Kathy Posner's Chicago Christmas Tree

Once Labor Day passes and school resumes, children’s thoughts turn quickly to their next long vacation -- the winter holiday break. The December holidays mean different things to varied religious groups, so we’re supposed to be politically correct and say, “Happy Holidays,” and not delineate to which holiday they are referring. The City of Chicago does not worry about offending anyone and makes a big hoopla about the Christmas tree that is erected at Daley Plaza. In fact, it was September 7th, just two days post Labor Day, when the City issued a press release about their search for a perfect tree.

The press release said, “The City of Chicago is looking for the perfect tree to grace Daley Plaza this holiday season and serve as the City’s Official Christmas tree. Beginning September 7 through September 30, the Department of Cultural Affairs and Special Events will accept tree nominations for this year’s tree in Daley Plaza.” The release also said, “Chicagoans will be able to vote on the three finalists beginning October 17 through October 25 on the Chicago Sun-Times website at www.suntimes.com.”

So voting will open in just a few days, but I wonder how they will know that ONLY Chicagoans will vote? Even if the web site link requires an address, anybody (even my blog readers in Ireland) could click on the link and use any random Chicago address, if it is even required. But illegal voting in Chicago is a story for another blog.

There are strict criteria for what kind of tree the City will accept as a gift. The tree must be donated but the city pays The Brickman Groupto cut it down and haul it away.

• Trees must be at least 55 feet or taller;

• Spruce or Fir Trees are best. Pine trees are ineligible because they are not sturdy enough;

• Please include a brief description of why your tree should be Chicago’s Official Christmas Tree and include any background information on the tree;

• All submissions must include 3 photographs (1 from afar and 2 up close) or the tree will not be considered;

• Tree must be located within 100 miles from Chicago’s Loop

I called Mary May, the Chicago employee listed as contact on the press release, and asked how many people had nominated a tree to be considered. She would not tell me how many entries there were, but by the tone of her voice when she told me that there are not a lot of trees of that size around, I don’t think there is going to be much competition in the contest.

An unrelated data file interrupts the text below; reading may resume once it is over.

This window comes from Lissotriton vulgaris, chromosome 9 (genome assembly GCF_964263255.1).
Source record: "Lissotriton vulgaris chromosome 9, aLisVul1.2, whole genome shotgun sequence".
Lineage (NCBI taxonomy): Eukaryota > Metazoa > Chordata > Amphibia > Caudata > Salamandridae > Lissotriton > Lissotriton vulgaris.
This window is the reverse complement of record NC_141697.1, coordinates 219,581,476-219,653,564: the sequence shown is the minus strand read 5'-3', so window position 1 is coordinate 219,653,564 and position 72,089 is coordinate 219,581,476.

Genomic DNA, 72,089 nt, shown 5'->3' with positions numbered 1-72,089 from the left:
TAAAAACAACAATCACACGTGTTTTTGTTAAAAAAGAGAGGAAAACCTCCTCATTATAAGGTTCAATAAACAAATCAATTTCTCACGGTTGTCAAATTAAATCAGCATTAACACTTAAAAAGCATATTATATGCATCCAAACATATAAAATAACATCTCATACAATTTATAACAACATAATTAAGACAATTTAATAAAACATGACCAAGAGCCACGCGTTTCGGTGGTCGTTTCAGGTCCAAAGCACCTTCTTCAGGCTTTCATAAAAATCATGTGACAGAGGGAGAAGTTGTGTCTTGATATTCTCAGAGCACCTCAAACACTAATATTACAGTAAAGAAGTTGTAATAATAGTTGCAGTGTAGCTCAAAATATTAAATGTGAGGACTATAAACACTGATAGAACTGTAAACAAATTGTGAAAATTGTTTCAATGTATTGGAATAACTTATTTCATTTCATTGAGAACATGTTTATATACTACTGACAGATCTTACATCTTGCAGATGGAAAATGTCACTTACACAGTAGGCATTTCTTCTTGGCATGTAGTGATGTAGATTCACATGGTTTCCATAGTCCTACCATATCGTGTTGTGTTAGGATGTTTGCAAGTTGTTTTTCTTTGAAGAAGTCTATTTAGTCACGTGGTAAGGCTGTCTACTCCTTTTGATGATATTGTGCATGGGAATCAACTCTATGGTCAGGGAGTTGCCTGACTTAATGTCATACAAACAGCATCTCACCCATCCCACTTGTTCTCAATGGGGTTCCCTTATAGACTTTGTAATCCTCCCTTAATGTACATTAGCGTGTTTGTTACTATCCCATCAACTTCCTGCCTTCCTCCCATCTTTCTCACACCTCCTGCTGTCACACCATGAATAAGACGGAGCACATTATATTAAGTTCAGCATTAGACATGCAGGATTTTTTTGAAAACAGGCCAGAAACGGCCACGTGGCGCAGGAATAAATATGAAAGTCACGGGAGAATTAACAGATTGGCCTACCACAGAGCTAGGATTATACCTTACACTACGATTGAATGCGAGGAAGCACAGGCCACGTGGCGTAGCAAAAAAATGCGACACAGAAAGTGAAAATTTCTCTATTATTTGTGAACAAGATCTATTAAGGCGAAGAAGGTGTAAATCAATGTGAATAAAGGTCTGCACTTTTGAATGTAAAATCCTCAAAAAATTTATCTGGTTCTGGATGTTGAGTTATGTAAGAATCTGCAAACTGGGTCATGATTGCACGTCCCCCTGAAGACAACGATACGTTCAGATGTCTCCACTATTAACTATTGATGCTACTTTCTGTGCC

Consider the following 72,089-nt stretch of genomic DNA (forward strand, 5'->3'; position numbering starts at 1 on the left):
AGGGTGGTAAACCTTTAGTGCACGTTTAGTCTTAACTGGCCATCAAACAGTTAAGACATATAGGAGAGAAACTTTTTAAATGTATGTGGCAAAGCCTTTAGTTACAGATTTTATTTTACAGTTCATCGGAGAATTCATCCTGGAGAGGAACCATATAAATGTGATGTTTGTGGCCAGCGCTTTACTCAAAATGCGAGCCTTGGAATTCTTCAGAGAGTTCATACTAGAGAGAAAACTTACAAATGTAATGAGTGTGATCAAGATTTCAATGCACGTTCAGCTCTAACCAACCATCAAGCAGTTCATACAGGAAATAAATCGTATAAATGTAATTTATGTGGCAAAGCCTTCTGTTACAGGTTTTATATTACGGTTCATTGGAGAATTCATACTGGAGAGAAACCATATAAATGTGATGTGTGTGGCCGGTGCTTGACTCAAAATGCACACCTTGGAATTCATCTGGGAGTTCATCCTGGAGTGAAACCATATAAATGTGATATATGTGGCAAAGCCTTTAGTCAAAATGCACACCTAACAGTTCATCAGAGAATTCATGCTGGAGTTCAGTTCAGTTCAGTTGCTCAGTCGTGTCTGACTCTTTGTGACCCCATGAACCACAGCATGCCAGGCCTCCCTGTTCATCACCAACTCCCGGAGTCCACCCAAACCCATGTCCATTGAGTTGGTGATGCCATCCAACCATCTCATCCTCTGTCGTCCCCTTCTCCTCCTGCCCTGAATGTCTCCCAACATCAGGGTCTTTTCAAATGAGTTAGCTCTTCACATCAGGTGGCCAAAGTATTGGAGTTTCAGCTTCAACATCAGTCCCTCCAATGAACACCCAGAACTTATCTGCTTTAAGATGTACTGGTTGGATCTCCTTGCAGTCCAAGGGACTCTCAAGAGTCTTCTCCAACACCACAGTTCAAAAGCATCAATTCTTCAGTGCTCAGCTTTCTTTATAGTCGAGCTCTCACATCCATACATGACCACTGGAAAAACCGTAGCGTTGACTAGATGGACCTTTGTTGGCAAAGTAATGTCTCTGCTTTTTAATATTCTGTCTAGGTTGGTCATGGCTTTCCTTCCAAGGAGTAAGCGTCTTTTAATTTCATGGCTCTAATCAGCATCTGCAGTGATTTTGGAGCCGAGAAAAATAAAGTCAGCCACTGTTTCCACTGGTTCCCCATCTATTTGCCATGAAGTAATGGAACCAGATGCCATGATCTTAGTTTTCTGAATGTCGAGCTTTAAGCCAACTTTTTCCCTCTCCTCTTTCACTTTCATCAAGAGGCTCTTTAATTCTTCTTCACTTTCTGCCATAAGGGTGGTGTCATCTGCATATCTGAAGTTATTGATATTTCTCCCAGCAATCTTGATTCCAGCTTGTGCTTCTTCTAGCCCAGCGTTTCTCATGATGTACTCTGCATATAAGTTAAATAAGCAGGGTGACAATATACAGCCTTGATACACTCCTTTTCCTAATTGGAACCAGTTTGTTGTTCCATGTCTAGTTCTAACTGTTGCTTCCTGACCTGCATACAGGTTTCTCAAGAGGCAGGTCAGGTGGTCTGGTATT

So what if Chicago does not get an appropriate tree? A Festivus pole is the answer! For the sitcom-challenged, Festivus is the holiday that Frank Costanza created on The Seinfeld Show. It’s celebrated on December 23rd.

The “official” Festivus website explains the holiday and its traditions.

The Festivus Pole: The Costanzas' tradition begins with an aluminum pole, which Frank praises for its "very high strength-to-weight ratio." During Festivus, the unadorned Festivus Pole is displayed. The pole was chosen apparently in opposition to the commercialization of highly decorated Christmas trees, because it is "very low-maintenance," and also because the holiday's patron, Frank Costanza, "find[s] tinsel distracting."

The Airing of Grievances: At the beginning of the Festivus dinner, each participant tells friends and family of all the instances where they disappointed him or her that year. As quoted from Frank Costanza: "I've got a lot of problems with you people, and now you're going to hear about it!"

Festivus dinner: In "The Strike," a celebratory dinner is shown on the evening of Festivus prior to the Feats of Strength. The on-air meal appeared to be meat loaf or spaghetti in a red sauce. In Festivus: The Holiday for the Rest of Us, by Allen Salkin, drinking is encouraged with hearty beer, rum, bourbon, or wine. In the episode, no alcohol was served, but George Costanza's boss, Mr. Kruger, drank from a flask.

The Feats of Strength: After the dinner, the head of the family tests his or her strength against one participant of the head's choosing. Festivus is not considered over until the head of the family has been pinned to the ground. A participant is allowed to decline to attempt to pin the head of the family only if they have something better to do instead.

Think of all the money the city will save in transporting and decorating a tree if instead, it opts for a plain Festivus aluminum pole. Because there are no religious connotations surrounding the holiday, no one should be offended if this December you cry out, “Festivus for the rest of us!” as you dance around the pole. I am cooking this year, you are all invited. But beware the Feats of Strength. I may choose YOU.

James Edstrom's Note: You can always count on some good holiday cheer from Chicago's Kathy Posner!